Searching for an Optimal Hand Hygiene Bundle

One of the things we frequently discuss is the central role that hand hygiene compliance plays in preventing the horizontal transmission of resistant bacterial pathogens. 16 "hand hygiene" posts so far in 2013. Hand hygiene compliance is consistently lower than we wish for and it's common that healthcare workers are blamed for poor compliance. I've often mentioned the 2011 Cochrane Review of "Interventions to Improve Hand Hygiene Compliance in Patient Care" and how only 4 papers made the cut, as it struck me that the inclusion criteria were too restrictive. We then wondered if expanding the number of studies included would offer any additional guidance for developing a standardized hand hygiene improvement program.

With the support of the VA National Center for Occupational Health and Infection Control (COHIC) and VA Office of Public Health, Marin Schweizer and our group at Iowa City have completed an extensive meta-analysis of interventions (and bundles) targeting hand hygiene compliance (just published in CID). The review included all studies published from 2000-2012; The year 2000 was selected since ABHR became more widely utilized around that time. 8148 articles were identified and 46 studies were reviewed and included with 1/3 from the US and 1/3 from Europe.

There were several important findings:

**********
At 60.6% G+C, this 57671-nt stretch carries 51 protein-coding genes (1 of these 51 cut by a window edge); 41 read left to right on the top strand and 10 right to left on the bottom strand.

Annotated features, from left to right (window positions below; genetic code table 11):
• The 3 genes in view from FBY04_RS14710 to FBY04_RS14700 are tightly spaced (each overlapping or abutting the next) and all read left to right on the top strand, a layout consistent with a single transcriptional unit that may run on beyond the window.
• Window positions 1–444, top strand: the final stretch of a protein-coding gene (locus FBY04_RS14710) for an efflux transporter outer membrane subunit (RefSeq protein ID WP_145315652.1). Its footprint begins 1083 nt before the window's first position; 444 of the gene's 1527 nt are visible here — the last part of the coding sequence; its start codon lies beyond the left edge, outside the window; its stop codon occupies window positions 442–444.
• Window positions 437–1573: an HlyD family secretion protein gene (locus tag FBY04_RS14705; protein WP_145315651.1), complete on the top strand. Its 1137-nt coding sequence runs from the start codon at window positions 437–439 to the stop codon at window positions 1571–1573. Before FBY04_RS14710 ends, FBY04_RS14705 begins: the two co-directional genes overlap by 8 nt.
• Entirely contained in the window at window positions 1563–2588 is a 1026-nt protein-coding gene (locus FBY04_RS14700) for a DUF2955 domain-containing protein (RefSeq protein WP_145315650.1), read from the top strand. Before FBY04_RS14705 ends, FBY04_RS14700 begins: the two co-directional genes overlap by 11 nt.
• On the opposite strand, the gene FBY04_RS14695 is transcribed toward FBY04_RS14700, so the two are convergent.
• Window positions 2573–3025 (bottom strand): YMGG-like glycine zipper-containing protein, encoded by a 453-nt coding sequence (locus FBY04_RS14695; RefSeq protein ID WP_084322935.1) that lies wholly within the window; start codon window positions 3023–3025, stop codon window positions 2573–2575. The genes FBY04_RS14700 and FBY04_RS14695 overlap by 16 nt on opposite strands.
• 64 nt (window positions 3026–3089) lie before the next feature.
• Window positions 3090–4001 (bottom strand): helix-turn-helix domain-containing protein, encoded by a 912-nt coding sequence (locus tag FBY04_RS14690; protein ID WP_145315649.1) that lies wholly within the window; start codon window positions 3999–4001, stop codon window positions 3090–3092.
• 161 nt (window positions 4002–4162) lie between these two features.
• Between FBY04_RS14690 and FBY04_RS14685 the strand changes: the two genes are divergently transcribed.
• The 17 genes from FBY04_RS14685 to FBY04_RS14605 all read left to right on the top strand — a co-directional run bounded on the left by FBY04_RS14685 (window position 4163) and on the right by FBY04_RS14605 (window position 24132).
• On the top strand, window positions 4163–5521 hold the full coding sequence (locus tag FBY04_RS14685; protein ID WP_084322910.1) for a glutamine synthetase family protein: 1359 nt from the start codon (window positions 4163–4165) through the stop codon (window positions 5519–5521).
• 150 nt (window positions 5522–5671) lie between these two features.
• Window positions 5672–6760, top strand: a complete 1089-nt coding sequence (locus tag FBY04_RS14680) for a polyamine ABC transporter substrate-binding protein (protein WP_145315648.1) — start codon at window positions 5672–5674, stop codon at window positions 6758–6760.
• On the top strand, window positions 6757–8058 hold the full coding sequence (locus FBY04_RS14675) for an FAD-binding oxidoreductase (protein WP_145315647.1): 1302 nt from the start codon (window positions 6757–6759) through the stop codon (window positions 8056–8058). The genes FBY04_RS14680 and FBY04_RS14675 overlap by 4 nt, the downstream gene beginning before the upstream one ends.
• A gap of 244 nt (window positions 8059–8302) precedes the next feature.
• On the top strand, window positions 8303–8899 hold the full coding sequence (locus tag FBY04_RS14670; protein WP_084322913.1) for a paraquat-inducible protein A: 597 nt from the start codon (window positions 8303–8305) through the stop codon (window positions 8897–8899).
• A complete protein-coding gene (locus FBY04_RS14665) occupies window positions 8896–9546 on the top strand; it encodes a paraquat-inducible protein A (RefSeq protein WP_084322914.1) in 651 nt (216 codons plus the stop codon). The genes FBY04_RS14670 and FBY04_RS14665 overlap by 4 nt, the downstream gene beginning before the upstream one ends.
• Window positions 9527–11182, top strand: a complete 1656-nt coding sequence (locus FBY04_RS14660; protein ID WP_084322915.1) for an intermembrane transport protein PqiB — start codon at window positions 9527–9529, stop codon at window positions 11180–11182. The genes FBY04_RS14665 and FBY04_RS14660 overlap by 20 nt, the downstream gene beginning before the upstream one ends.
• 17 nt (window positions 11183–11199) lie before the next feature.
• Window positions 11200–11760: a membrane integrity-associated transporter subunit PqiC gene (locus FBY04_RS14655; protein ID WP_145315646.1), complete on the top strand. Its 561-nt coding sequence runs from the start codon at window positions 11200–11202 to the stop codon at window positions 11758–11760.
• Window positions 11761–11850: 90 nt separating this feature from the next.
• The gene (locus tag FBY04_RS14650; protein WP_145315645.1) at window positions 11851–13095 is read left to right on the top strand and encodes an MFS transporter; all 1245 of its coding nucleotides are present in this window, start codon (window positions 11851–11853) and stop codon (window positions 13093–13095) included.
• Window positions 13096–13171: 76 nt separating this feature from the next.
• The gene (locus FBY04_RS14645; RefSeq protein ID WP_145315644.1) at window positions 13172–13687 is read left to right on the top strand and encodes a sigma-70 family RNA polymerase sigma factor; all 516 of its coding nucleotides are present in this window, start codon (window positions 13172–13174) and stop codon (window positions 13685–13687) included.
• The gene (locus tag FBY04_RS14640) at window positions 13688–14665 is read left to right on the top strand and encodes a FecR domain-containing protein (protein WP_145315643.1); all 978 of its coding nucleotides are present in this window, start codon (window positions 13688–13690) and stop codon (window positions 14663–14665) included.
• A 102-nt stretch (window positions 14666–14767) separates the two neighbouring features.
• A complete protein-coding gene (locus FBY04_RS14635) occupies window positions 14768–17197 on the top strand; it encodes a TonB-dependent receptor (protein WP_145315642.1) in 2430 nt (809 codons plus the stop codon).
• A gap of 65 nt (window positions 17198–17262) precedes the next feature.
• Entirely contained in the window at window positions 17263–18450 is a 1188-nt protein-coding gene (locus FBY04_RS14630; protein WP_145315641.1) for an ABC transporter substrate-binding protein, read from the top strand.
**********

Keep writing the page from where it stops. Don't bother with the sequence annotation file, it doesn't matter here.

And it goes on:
1) Only 46 studies from 45 populations have been completed in over a decade. For a critical intervention, this is an unacceptably low number of studies. Funding agencies (and folks that blame HCW for poor compliance) should take note.

2) Meta-analyses of single interventions could not be performed because there were too few studies. It's surprising that we are building bundles without examining individual components first.

3) Increasing the number of interventions included in a bundle was not associated with greater improvements in compliance. For example, bundles with only 1 or 2 interventions were associated with more than a 3-fold increase in hand hygiene compliance while bundles of 3-4 or >5 interventions were associated with a smaller 2-fold improvement in compliance.

4) Several bundles were frequently studied and deemed effective. One bundle that included education, reminders, feedback, administrative support, and access to alcohol-based hand rub was associated with improved hand hygiene compliance (pooled odds ratio [OR], 1.82, Group B below) and another bundle that included education, reminders, and feedback was also associated with improved compliance (pooled OR, 1.47 - Group A below). See the figure below.

More work to do!

Reference: Schweizer ML, Reisinger HS, Ohl M, Formanek MB, Blevins A, Ward MA, Perencevich EN. Clin Infect Dis; 2013.


  1. Will check this out when I can get the Journal issue or PDF . Looking forward to it.

  2. Wondering why this one (I'm first author) wasnt included. When it was published in 2006 I think it had more observations (over 4000) than any other paper. Google scholar says it's been cited 61 times so far... There's even a YouTube video, and it's about the VA implantation mentioned in the article...